Return of Human Remains and Burial Objects to Hawaiʻi

Museum für Vor- und Frühgeschichte

Recently, four iwi kūpuna (human remains of Hawaiian ancestry) and seven moepū (funerary possessions) were handed over to Hui Iwi Kuamoʻo, a Hawaiian First Nations organisation representing the Office of Hawaiian Affairs (OHA). The ancestral human remains had been held by the Museum für Vor- und Frühgeschichte, part of the Staatliche Museen zu Berlin, since 2011, while the funerary possessions had been a part of the collection of the Ethnologisches Museum for some 135 years.

At the end of 2021, the SPK Foundation Board resolved to repatriate human remains and funerary possessions to Hawaiʻi. The first part of this process began on 11 February 2022, when 32 iwi kūpuna were handed over to Hui Iwi Kuamoʻo, members of which travelled to Berlin to accompany their ancestors back home. Following a private ceremony, there was also a solemn public handover ceremony held in the museum.

A second transfer of additional human remains and funerary possessions, including a spear, a gourd, a calabash, and a stone disc will now also take place.

We wish to return human remains obtained in colonial contexts where the corresponding countries or societies of origin can be identified and desire their return. This is of course also true of funerary possessions that were acquired in an unjust manner, for instance if they were surreptitiously taken without permission. I am pleased that our cooperative efforts with OHA representatives concerning the restitutions of these artefacts is proceeding so well.

Hermann Parzinger, President, Stiftung Preussischer Kulturbesitz

Today’s repatriation effort is the result of many years of cooperative communication and coordination between the Staatliche Museum of Berlin, Hui Iwi Kuamoʻo and OHA. It is the embodiment of the power of laulima (many hands working together).

Carmen “Hulu” Lindsey, Chair, OHA Board of Trustees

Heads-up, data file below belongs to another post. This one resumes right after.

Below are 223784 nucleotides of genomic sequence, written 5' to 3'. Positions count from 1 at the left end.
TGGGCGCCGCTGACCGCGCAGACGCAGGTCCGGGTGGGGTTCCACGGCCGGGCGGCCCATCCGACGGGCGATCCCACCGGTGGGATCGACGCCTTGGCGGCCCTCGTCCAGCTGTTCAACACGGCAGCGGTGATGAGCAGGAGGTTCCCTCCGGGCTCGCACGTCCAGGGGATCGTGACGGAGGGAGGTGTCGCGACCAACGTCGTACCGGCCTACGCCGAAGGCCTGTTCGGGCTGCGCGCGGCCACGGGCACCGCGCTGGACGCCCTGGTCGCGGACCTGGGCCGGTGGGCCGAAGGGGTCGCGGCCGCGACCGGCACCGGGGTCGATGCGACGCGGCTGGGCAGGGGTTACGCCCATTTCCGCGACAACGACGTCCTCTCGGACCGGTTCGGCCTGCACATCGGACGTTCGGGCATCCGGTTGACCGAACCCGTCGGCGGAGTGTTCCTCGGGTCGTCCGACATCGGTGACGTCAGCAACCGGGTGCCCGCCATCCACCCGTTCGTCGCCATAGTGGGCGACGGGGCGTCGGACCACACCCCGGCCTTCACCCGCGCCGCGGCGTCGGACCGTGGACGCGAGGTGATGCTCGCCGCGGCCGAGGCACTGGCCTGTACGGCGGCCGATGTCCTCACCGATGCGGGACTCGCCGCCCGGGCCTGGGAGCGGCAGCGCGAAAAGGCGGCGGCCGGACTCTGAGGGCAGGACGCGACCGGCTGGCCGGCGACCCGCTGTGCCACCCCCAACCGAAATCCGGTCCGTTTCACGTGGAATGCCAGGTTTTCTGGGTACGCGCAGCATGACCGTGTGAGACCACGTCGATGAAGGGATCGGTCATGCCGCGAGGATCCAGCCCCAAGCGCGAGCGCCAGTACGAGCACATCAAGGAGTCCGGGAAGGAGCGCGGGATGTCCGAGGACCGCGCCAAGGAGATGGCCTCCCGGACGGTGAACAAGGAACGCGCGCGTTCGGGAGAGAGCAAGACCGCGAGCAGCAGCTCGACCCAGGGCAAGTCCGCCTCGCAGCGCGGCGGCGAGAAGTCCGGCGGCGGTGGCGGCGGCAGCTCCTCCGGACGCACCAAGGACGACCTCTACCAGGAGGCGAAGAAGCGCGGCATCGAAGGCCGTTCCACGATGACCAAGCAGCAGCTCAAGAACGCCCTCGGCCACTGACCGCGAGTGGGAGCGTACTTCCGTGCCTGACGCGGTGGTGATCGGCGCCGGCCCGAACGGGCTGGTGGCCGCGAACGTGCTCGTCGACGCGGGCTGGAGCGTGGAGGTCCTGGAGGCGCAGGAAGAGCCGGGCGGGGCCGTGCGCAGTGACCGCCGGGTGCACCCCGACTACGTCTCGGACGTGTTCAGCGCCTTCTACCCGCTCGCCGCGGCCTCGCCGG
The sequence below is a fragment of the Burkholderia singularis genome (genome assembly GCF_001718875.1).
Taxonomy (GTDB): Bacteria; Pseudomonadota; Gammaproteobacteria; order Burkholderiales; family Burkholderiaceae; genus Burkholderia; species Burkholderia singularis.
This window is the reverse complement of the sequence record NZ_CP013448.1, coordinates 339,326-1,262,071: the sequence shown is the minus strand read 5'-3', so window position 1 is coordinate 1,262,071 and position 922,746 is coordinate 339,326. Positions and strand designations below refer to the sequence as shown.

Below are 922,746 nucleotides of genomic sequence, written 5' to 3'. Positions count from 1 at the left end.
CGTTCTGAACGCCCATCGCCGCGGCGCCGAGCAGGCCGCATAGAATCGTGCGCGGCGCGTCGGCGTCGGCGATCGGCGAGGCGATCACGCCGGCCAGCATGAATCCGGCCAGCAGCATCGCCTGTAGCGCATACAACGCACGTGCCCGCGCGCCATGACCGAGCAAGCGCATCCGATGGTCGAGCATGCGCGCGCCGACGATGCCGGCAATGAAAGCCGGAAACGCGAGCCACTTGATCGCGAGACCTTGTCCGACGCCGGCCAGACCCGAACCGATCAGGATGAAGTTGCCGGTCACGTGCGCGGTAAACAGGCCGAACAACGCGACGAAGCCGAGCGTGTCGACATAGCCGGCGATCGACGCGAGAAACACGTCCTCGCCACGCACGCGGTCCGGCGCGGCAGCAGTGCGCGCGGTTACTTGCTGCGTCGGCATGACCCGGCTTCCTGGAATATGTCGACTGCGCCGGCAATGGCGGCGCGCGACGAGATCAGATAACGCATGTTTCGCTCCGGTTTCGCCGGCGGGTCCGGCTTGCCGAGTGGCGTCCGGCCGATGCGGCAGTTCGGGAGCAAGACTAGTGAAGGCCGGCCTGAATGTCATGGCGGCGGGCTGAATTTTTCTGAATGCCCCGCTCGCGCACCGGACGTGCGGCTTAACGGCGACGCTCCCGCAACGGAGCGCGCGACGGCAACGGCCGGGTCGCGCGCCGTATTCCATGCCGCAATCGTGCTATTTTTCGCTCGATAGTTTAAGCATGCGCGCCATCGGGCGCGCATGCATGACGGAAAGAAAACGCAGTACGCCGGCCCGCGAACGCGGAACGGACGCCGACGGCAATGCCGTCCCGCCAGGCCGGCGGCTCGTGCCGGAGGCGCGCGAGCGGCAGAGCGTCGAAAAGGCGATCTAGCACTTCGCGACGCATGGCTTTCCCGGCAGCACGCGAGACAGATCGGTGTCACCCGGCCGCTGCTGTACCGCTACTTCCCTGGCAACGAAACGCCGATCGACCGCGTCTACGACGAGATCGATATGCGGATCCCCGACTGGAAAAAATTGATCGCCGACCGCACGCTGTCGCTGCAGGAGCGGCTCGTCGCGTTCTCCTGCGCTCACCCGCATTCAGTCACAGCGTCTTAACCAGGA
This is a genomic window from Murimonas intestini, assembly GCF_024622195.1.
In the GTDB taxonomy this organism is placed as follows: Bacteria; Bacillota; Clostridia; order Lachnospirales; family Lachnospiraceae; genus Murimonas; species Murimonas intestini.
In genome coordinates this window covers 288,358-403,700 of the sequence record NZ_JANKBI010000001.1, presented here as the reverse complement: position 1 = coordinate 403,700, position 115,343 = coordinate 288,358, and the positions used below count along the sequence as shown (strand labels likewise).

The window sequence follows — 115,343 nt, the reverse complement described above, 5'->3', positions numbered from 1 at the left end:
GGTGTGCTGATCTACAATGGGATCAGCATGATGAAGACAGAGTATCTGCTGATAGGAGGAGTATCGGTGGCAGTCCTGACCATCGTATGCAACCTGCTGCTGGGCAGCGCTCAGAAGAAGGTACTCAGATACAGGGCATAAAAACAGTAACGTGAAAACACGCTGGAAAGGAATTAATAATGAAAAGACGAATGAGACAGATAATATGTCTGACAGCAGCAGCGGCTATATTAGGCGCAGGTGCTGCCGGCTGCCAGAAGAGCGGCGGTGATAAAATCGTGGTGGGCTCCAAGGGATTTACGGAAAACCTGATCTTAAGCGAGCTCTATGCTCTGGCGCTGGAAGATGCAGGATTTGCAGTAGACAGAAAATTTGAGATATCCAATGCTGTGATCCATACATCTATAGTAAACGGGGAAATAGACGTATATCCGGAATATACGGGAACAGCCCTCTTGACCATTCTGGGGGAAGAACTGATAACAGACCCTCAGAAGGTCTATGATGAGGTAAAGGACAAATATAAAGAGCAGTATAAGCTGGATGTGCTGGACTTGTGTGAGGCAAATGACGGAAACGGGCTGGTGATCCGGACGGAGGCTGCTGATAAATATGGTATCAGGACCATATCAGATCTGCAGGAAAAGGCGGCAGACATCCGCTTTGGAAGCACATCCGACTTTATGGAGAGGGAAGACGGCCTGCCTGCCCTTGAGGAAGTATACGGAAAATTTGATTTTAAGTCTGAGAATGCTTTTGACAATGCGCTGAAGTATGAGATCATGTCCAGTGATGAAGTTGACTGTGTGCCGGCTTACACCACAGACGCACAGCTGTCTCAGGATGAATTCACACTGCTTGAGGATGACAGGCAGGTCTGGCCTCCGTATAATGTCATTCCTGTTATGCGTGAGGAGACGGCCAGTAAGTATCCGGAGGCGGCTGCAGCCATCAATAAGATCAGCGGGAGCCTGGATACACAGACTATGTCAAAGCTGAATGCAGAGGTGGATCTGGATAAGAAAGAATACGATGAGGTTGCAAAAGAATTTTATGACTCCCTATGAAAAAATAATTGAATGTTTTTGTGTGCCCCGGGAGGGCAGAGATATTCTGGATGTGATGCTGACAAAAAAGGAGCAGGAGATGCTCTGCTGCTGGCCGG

The inscriptions “Sandwich Islands” and “Hawaii” on the three skulls and the calvarium mean that they could be clearly identified as originating from the Hawaiian archipelago and subsequently now returned. Despite thorough provenance research efforts, however, it was not possible to ascertain the specific site or burial cave from which they were taken.

In terms of the funerary possessions, which were part of the collection of the Ethnologisches Museum, it is also the context of their acquisition that justifies their return. They come from the collection of Eduard Arning, who by his own account took them from burial caves in Hawaiʻi in 1885. In his records, he writes that he secretly entered the caves and explicitly avoided being seen by Hawaiians, who would certainly have disapproved of what he was doing. All around the world, burial sites have always been well-protected places and are of particular significance to the relatives of those who have been laid to rest there. The secret removal of objects from such places represents a clear injustice that warrants the return of these objects to Hawaiʻi.

The world inches closer to a higher level of understanding when mutual humanity is respected, resulting in the return of ancestral remains and their funerary possessions stolen in colonial times from their original places interment.

Edward Halealoha Ayau, Executive Director, Hui Iwi Kuamoʻo